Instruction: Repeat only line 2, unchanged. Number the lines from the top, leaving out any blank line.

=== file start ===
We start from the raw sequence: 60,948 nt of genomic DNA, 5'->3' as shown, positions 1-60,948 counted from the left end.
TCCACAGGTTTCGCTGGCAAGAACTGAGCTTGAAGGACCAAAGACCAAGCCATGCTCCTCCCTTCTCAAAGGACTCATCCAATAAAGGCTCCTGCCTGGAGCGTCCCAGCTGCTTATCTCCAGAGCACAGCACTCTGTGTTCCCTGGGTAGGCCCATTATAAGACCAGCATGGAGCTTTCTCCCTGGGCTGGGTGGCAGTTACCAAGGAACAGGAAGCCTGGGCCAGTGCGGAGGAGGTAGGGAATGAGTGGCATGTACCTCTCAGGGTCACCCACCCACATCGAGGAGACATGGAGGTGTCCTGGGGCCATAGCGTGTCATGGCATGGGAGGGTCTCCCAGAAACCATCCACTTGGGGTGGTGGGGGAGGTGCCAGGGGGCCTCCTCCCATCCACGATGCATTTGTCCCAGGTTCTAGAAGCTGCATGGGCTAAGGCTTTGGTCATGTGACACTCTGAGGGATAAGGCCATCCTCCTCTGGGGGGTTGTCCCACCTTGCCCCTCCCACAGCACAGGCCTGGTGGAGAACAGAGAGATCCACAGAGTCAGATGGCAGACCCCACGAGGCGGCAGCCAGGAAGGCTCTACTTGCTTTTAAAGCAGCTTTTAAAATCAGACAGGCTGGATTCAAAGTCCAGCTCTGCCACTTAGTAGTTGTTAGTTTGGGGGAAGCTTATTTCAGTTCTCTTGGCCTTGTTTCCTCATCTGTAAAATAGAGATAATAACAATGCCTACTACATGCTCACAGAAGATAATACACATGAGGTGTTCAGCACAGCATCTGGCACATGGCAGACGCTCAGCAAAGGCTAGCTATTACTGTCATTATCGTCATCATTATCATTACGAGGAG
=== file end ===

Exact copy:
TCCACAGGTTTCGCTGGCAAGAACTGAGCTTGAAGGACCAAAGACCAAGCCATGCTCCTCCCTTCTCAAAGGACTCATCCAATAAAGGCTCCTGCCTGGAGCGTCCCAGCTGCTTATCTCCAGAGCACAGCACTCTGTGTTCCCTGGGTAGGCCCATTATAAGACCAGCATGGAGCTTTCTCCCTGGGCTGGGTGGCAGTTACCAAGGAACAGGAAGCCTGGGCCAGTGCGGAGGAGGTAGGGAATGAGTGGCATGTACCTCTCAGGGTCACCCACCCACATCGAGGAGACATGGAGGTGTCCTGGGGCCATAGCGTGTCATGGCATGGGAGGGTCTCCCAGAAACCATCCACTTGGGGTGGTGGGGGAGGTGCCAGGGGGCCTCCTCCCATCCACGATGCATTTGTCCCAGGTTCTAGAAGCTGCATGGGCTAAGGCTTTGGTCATGTGACACTCTGAGGGATAAGGCCATCCTCCTCTGGGGGGTTGTCCCACCTTGCCCCTCCCACAGCACAGGCCTGGTGGAGAACAGAGAGATCCACAGAGTCAGATGGCAGACCCCACGAGGCGGCAGCCAGGAAGGCTCTACTTGCTTTTAAAGCAGCTTTTAAAATCAGACAGGCTGGATTCAAAGTCCAGCTCTGCCACTTAGTAGTTGTTAGTTTGGGGGAAGCTTATTTCAGTTCTCTTGGCCTTGTTTCCTCATCTGTAAAATAGAGATAATAACAATGCCTACTACATGCTCACAGAAGATAATACACATGAGGTGTTCAGCACAGCATCTGGCACATGGCAGACGCTCAGCAAAGGCTAGCTATTACTGTCATTATCGTCATCATTATCATTACGAGGAG